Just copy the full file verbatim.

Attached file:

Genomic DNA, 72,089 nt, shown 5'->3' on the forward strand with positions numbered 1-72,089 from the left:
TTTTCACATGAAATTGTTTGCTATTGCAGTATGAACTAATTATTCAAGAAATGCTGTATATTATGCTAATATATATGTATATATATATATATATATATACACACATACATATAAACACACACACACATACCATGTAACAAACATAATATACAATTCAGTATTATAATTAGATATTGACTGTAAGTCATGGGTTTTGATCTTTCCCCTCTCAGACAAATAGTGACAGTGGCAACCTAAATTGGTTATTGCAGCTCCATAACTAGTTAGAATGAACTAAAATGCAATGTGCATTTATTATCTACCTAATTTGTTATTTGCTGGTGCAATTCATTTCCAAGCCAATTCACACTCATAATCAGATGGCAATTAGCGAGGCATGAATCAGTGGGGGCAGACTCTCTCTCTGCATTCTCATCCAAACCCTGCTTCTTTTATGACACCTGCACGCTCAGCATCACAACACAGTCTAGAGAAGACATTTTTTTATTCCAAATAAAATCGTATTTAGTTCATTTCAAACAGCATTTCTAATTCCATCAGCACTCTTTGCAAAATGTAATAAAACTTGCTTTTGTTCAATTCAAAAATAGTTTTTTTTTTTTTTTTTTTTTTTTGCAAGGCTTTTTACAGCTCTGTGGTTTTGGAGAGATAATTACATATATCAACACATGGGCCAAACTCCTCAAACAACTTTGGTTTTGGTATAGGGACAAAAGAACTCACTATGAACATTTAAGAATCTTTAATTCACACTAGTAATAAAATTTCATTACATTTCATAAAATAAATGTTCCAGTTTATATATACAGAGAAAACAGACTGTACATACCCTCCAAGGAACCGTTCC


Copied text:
Genomic DNA, 72,089 nt, shown 5'->3' on the forward strand with positions numbered 1-72,089 from the left:
TTTTCACATGAAATTGTTTGCTATTGCAGTATGAACTAATTATTCAAGAAATGCTGTATATTATGCTAATATATATGTATATATATATATATATATATACACACATACATATAAACACACACACACATACCATGTAACAAACATAATATACAATTCAGTATTATAATTAGATATTGACTGTAAGTCATGGGTTTTGATCTTTCCCCTCTCAGACAAATAGTGACAGTGGCAACCTAAATTGGTTATTGCAGCTCCATAACTAGTTAGAATGAACTAAAATGCAATGTGCATTTATTATCTACCTAATTTGTTATTTGCTGGTGCAATTCATTTCCAAGCCAATTCACACTCATAATCAGATGGCAATTAGCGAGGCATGAATCAGTGGGGGCAGACTCTCTCTCTGCATTCTCATCCAAACCCTGCTTCTTTTATGACACCTGCACGCTCAGCATCACAACACAGTCTAGAGAAGACATTTTTTTATTCCAAATAAAATCGTATTTAGTTCATTTCAAACAGCATTTCTAATTCCATCAGCACTCTTTGCAAAATGTAATAAAACTTGCTTTTGTTCAATTCAAAAATAGTTTTTTTTTTTTTTTTTTTTTTTTGCAAGGCTTTTTACAGCTCTGTGGTTTTGGAGAGATAATTACATATATCAACACATGGGCCAAACTCCTCAAACAACTTTGGTTTTGGTATAGGGACAAAAGAACTCACTATGAACATTTAAGAATCTTTAATTCACACTAGTAATAAAATTTCATTACATTTCATAAAATAAATGTTCCAGTTTATATATACAGAGAAAACAGACTGTACATACCCTCCAAGGAACCGTTCC